Rebecca Sullivan and Damien Coulthard's First Nations Food Companion recipe for Rosella Jam
Muntrie jam and Rosella jam (bottom). Photograph: Josh Geelen/Murdoch Books
This jam is delightful on toast and makes an ace relish to go with a cheeseboard too, and it’s swell in jam tarts.
You’ll need four one-cup sterilised jars.
◎ Makes: Makes 1 litre (4 cups)
Separate rosella petals from seed pods. Keeping them apart, wash and shake dry. Place pods in a heavy-based saucepan and cover with around two litres of water. Boil over medium-high heat for 30 minutes. Place petals in another saucepan. Strain juice from boiled pods directly over the petals, then discard pods.
Add lemon myrtle leaves, and bring slowly to the boil over medium heat, then boil for 20 minutes until reduced by one-third. Remove from heat.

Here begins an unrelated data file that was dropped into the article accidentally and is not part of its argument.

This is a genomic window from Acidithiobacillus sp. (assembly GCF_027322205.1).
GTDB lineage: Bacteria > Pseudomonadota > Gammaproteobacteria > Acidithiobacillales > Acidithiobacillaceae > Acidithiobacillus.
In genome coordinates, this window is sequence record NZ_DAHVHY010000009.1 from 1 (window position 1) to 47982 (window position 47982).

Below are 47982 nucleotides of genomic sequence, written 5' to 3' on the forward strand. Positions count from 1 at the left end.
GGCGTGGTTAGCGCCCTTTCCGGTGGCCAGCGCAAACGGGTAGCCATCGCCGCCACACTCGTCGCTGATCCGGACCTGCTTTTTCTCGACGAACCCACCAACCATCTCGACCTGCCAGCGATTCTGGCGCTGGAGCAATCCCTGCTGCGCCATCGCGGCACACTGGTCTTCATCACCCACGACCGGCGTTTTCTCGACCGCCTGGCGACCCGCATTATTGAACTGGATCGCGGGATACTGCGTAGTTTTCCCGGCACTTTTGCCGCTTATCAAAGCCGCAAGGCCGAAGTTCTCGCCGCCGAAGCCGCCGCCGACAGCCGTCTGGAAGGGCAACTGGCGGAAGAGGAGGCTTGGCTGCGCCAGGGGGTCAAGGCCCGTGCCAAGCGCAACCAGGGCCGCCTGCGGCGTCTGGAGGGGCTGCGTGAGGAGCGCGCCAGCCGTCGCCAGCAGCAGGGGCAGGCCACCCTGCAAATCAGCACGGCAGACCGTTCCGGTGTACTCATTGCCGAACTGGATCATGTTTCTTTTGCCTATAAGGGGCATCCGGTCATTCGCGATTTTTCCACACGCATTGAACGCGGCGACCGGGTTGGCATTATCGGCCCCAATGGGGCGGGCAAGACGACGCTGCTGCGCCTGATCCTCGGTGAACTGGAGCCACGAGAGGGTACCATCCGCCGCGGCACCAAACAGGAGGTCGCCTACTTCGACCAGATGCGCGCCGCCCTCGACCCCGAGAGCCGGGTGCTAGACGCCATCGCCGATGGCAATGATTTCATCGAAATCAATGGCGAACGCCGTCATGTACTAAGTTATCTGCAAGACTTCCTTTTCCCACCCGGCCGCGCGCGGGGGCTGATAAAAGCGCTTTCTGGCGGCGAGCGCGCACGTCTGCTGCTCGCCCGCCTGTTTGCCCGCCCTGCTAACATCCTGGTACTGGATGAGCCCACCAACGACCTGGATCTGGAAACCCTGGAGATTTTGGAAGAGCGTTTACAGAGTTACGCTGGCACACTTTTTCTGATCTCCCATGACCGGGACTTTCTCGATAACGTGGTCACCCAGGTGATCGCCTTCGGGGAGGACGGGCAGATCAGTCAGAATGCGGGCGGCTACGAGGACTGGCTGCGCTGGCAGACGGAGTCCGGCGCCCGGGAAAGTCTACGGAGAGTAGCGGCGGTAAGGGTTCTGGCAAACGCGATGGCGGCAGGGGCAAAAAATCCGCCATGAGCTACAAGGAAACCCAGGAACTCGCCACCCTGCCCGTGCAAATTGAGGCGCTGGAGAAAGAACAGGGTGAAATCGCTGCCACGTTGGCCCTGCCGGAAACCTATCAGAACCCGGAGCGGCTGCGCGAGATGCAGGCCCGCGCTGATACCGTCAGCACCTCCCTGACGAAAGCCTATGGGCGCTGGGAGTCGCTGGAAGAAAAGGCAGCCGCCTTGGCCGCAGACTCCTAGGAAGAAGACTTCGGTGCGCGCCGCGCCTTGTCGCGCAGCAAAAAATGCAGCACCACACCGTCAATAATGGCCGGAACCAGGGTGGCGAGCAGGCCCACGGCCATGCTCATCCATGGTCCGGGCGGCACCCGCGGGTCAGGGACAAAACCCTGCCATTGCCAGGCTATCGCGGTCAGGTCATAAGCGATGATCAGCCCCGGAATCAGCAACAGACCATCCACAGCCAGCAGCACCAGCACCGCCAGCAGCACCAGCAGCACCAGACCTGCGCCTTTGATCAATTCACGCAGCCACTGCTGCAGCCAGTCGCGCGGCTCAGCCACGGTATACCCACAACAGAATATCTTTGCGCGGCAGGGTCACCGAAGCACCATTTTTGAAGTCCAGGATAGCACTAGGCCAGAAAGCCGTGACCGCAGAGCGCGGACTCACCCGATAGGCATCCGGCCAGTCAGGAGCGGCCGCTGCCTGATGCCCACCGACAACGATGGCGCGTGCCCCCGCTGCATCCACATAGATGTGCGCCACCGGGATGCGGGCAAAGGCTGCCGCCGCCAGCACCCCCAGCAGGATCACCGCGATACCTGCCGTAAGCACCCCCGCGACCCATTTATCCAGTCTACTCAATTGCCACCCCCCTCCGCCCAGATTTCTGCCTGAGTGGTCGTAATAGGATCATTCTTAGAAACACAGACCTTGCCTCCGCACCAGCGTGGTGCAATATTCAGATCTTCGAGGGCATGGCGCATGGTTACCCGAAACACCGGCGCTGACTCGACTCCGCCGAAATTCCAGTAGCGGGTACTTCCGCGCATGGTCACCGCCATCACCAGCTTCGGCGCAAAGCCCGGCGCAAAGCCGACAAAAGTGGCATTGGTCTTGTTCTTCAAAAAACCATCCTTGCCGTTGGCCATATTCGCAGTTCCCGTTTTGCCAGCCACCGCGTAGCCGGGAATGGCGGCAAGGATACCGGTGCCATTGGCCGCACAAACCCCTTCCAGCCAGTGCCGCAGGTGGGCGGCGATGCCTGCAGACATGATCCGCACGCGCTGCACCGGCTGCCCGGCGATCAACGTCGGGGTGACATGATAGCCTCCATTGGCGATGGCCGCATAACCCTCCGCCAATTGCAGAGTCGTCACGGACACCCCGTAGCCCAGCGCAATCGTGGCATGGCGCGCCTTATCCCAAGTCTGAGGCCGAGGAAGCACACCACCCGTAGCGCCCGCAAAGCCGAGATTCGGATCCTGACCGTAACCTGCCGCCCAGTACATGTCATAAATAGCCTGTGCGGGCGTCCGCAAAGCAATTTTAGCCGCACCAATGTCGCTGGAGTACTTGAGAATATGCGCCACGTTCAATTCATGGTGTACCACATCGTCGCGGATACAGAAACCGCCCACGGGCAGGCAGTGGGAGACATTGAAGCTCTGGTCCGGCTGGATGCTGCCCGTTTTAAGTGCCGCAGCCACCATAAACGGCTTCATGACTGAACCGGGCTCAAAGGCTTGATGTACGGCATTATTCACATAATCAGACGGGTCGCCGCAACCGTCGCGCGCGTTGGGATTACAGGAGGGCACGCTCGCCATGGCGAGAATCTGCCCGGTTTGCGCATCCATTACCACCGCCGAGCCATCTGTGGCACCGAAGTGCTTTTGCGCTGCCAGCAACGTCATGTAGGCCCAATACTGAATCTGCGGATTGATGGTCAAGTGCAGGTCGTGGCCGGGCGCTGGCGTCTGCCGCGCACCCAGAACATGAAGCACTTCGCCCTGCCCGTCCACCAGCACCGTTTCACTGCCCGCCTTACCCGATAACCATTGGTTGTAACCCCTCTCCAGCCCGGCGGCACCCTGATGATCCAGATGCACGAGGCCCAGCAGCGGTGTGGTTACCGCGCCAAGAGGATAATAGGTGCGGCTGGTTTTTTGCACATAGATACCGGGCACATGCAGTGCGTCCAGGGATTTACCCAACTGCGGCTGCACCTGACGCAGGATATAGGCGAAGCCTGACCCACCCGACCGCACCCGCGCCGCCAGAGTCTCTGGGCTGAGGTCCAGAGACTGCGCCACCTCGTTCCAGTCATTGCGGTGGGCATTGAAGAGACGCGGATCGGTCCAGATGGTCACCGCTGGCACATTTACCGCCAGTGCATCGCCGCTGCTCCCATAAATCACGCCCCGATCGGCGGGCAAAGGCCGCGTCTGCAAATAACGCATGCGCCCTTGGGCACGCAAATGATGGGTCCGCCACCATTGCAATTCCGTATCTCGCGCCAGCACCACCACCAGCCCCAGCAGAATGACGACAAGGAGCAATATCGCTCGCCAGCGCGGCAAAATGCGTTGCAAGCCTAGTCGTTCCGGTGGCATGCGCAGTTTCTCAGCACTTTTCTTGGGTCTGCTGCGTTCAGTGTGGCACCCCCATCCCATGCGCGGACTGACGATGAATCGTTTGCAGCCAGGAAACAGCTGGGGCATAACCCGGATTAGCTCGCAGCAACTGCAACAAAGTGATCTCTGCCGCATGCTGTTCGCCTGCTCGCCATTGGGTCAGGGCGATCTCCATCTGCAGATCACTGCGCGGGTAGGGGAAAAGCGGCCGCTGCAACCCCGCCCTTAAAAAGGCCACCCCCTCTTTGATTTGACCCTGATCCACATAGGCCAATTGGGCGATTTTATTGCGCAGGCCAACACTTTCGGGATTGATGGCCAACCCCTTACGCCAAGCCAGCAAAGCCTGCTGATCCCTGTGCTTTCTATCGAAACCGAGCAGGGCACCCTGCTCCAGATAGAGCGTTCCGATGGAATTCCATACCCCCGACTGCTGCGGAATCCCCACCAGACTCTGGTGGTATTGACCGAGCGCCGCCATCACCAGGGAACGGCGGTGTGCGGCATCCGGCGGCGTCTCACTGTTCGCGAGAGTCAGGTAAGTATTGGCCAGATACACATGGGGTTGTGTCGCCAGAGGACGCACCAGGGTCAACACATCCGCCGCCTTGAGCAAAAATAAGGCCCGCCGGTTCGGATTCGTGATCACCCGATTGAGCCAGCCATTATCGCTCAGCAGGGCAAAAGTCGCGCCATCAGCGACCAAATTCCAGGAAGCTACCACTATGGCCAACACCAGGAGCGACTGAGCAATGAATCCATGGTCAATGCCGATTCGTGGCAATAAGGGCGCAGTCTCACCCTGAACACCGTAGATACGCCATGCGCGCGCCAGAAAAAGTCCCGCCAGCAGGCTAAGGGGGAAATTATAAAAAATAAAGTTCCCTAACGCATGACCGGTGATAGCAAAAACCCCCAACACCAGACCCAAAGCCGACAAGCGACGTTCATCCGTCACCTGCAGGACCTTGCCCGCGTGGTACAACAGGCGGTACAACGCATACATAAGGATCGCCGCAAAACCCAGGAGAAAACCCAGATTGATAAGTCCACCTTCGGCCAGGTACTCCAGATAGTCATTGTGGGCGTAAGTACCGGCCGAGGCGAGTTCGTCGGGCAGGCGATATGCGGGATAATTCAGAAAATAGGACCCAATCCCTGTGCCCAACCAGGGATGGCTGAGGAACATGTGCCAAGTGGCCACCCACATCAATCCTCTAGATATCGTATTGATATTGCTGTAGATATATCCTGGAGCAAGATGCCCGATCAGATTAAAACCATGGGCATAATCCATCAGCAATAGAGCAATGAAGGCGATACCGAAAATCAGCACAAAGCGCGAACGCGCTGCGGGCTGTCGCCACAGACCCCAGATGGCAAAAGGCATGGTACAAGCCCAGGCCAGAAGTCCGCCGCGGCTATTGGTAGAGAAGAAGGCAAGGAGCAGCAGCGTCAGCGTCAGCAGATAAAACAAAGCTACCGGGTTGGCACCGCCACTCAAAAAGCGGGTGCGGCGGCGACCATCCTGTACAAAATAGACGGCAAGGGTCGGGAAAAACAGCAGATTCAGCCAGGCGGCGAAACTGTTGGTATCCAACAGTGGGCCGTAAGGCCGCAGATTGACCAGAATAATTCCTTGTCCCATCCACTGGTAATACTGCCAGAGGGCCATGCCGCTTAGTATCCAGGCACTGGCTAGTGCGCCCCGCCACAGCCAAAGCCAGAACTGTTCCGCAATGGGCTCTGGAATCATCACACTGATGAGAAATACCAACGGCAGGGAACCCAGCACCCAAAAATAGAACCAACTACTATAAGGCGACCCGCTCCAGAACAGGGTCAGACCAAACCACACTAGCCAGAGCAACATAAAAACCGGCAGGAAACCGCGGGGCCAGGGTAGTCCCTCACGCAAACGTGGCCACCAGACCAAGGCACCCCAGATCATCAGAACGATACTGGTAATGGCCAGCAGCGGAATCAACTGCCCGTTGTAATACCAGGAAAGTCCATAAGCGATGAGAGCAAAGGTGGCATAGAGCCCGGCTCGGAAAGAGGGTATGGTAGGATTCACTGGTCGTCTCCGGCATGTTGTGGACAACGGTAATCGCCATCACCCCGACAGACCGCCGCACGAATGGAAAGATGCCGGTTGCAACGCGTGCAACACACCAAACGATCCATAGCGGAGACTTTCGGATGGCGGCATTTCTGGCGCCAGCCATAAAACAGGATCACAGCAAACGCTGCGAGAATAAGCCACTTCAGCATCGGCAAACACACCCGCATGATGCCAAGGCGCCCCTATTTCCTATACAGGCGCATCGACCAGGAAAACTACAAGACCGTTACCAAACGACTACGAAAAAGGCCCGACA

Measure the petal pulp, and add one cup of sugar (220g) for every cup of pulp, stirring to dissolve. Place over high heat and boil for 20 minutes or until setting point is reached (see note).
Cool briefly, then remove lemon myrtle leaves and transfer jam to sterilised jars and seal. Jam will store in a cool, dark place for up to two years.
Note: To test for jam setting point, the easiest thing to do is buy a jam thermometer and when it reads 105C, your jam will set. Or you could try the saucer test. Place a few saucers in the fridge before you make your jam. When the jam has been cooking for the time stated in the recipe, drop less than a teaspoon on a cold saucer, leave for a minute then gently push your finger through the middle. If the jam crinkles, it’s reached setting point; if it doesn’t, boil for five minutes more, then test again with another cold saucer.